More decay is seen in the far frame member which has also started to rot.

Redwood Deck (More Rot) - Glendale / Los Angeles

 

 

Under Deck Termite Infestation

Live termites were moving along this wall just behind the wood.

Redwood Deck (Termites) - Glendale / Los Angeles

 

I called the client over and had her take a look at the extent of the damage both rot and termites had done, which had been hidden by the deck boards. In this case, repair was not an option. The whole deck was at the end of its life and needed to be replaced.

Sometimes, when the damage is less severe, homeowners wonder about the tradeoffs of repair versus replacement. In those cases, I try to present their options and the tradeoffs, so the homeowner can make an informed decision. When a deck has started to decay in one area, usually it is only a matter of time before other areas start to show signs of decay too. So, investments made to repair the problem area do buy you time. But only until the next area decays to the point where it needs to be fixed. Each time you invest in buying more time, you need to weigh the cost of the short term extension of use versus the cost of a new deck averaged over its lifetime to see when it makes sense to replace the entire deck.

Since repair was not an option with this deck, the homeowner asked me to give her an estimate for a replacement. We discussed what she wanted in a new deck. She wanted the same size and height, but a step well add to the driveway entrance and the deck boards re-oriented to run parallel to the house. Because the deck was so close to the ground (and rot had been a primary factor in destroying the current deck), I suggested widening the gap between the deck boards and adding vents to increase the amount of under deck ventilation. These would help reduce the opportunity for wet rot to occur.

So I worked up an estimate with several options and delivered a written copy to her a week later for her review. A few days after that, she called me to approve the estimate and book my building her a new redwood deck. A couple of days before starting, I dropped by to discuss construction details, like where to stack the new materials and tools, as well as arranging for access to electrical power and a bathroom.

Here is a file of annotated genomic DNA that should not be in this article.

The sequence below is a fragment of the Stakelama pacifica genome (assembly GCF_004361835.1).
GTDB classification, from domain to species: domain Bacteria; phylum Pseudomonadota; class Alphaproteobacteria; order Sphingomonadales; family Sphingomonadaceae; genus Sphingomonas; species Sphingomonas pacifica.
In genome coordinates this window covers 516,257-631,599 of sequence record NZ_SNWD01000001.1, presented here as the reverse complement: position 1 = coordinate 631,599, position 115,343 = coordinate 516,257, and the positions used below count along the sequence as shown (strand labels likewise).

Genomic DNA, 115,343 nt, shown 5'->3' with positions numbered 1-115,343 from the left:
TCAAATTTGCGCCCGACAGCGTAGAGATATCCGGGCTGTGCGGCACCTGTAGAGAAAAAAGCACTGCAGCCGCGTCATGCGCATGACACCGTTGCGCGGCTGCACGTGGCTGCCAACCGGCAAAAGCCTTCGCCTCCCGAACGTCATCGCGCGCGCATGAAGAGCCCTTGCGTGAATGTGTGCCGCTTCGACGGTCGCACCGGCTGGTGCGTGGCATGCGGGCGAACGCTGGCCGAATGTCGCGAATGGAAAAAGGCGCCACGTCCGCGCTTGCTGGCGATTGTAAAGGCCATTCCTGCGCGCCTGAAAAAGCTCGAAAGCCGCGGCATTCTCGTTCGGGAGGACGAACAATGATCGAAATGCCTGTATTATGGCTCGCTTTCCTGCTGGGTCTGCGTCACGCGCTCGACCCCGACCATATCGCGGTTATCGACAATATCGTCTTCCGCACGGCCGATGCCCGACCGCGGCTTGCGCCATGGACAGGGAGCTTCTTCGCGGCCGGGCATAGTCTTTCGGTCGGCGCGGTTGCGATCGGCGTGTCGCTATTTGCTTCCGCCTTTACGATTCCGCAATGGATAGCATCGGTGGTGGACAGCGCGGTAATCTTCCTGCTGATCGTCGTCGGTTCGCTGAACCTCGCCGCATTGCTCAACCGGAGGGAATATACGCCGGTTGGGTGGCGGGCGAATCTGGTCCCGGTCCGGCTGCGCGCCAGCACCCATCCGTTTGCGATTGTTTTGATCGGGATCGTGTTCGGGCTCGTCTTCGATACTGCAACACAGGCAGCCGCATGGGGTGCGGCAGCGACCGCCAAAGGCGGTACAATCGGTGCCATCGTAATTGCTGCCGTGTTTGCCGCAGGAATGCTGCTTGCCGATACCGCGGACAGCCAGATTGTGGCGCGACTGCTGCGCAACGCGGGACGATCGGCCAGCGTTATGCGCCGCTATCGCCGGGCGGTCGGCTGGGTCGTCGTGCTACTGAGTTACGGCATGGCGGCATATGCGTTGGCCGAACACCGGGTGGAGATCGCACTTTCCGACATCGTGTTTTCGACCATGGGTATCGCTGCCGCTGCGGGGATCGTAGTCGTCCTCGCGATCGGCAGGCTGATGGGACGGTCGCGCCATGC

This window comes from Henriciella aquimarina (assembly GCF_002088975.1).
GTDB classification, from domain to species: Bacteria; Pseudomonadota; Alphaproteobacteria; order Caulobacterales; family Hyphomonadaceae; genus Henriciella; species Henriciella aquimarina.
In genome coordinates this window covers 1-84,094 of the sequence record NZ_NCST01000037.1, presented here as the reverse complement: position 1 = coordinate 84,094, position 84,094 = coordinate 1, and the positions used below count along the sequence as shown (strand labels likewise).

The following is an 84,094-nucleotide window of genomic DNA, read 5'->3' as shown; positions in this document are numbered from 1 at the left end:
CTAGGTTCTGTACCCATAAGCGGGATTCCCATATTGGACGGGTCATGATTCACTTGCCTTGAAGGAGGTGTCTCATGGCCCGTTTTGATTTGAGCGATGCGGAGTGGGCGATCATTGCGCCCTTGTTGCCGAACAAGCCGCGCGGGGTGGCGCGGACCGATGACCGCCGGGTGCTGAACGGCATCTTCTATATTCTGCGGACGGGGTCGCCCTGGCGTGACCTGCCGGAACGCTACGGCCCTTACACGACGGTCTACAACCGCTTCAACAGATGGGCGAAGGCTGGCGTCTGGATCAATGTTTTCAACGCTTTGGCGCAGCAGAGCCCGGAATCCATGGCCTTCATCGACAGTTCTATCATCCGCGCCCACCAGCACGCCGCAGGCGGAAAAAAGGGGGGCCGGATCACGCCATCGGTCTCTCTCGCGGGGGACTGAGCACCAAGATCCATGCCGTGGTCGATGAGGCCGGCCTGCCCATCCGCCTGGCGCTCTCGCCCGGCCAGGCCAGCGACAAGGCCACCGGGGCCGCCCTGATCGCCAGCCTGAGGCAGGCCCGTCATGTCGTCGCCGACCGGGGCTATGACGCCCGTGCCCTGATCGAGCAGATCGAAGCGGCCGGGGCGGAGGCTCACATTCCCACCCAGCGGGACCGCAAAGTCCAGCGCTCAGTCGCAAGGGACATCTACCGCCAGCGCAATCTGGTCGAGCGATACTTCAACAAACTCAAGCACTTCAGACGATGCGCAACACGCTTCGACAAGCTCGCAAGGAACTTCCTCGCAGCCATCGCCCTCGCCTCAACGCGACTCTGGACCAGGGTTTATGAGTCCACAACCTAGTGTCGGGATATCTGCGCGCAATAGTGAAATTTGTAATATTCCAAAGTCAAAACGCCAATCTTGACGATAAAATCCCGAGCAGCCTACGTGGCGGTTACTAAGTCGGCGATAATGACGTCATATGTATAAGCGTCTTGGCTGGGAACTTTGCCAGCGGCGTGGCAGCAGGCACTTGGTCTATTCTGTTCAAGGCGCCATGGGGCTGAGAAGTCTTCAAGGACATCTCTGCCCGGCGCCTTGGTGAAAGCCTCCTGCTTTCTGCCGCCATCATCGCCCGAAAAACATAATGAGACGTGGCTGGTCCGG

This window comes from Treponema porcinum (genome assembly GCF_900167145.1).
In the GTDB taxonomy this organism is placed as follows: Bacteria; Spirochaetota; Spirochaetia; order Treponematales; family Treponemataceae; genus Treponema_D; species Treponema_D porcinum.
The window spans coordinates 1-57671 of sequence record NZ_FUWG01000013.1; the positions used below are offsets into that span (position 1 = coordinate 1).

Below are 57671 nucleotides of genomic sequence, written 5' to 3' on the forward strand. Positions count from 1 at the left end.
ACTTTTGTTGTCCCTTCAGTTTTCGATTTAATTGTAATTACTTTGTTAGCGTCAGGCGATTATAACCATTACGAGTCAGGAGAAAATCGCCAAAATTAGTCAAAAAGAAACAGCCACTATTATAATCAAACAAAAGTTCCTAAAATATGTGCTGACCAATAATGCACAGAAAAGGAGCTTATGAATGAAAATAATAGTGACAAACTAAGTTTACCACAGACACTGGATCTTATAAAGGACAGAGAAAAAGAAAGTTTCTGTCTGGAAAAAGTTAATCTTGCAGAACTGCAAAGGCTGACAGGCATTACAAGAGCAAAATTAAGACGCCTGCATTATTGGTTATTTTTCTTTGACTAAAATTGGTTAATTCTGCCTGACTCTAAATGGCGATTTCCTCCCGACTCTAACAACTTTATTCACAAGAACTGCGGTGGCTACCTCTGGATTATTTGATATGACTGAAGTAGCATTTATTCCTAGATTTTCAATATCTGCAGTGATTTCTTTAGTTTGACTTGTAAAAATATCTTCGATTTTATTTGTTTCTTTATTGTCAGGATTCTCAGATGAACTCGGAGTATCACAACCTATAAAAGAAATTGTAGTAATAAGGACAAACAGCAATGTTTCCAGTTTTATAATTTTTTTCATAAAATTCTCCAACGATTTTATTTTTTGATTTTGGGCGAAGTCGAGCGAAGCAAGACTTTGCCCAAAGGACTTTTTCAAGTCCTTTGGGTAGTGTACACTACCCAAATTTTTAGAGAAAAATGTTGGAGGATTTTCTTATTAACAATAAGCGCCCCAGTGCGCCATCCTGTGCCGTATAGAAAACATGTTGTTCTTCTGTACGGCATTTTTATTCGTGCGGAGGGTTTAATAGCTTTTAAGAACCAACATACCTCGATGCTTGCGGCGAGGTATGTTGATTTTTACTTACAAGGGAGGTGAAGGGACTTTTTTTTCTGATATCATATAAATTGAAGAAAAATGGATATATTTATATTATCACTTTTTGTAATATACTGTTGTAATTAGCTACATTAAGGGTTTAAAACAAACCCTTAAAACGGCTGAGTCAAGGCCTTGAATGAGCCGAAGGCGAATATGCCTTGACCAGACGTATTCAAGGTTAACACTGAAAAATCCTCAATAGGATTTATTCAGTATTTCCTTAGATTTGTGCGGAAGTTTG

And Here Is When The Fun Begins ...

 

Day One

I demolished the old deck and hauled the remains to the dump.

 

Day Two

I set steel column bases in new concrete and let it harden for 2 days.

 

Day Three & Four

While the concrete was hardening, I carefully selected the pressure treated lumber for the framing and stacked it in the yard, ready to go.

 

Day Five, Six & Seven

I built the frame for the deck.

 

Redwood Deck Framing

The deck framing of pressure treated wood, with additional preservative (colored green) coating the tops of the beams where the wood and decking boards meet.

Redwood Deck Framing - Glendale / Los Angeles

 

Day Eight & Nine

The new redwood deck boards were installed parallel to the house wall and I used a "square stitch" pattern to create an appealing way to deal with the need to lay multiple boards to cover the length of the deck.

 

Redwood Deck Board Pattern

A close up view of the square stitch pattern I used when laying the boards to create a visually appealing pattern.

Los Angeles Redwood Deck Board Pattern - Glendale, CA

 

Day Ten

To create more ventilation under the deck, I increased the board gap and made slots to install vents along the house wall. I also finished out the step well.

 

Los Angeles Deck Ventilation

To make up for a lack of under deck ventilation, I made custom deck vents all around the edges and used double wide spacing between the boards.

Los Angeles Redwood Deck Ventilation - Gelndale, CA

 

New Redwood Deck Steps

The new step well entrance to the completed deck.

New Stepwell for a Redwood Deck - Glendale / Los Angeles, CA

 

Day Eleven

I cleaned up the edges and finished the deck.

New Redwood Deck

The completed redwood deck ready for use.

New Redwood Deck - Glendale / Los Angeles, California

 

 

 

Permission is granted to anyone who wants to
use my work for inspiration outside of the LA area.


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Serving the Los Angeles area communities of Altadena, Arcadia, Bel Air, Beverly Hills, Bradbury, Brentwood, Chino Hills, Claremont, Diamond Bar, Encino, Glendale, Glendora, Granada Hills, Hancock Park, Hidden Hills, Hollywood, La Canada Flintridge, La Crescenta-Montrose, Los Angeles, Los Feliz, Malibu, Monrovia, Northridge, North Hills, Pacific Palisades, Pasadena, Pomona, Porter Ranch, Rancho Cucumonga, San Fernando Valley, San Gabriel Valley, Santa Monica, Sherman Oaks, Silver Lake, South Pasadena, Studio City, Van Nuys, West Hills, West Hollywood, Westwood, and West Los Angeles.

California Licensed Contractor #701028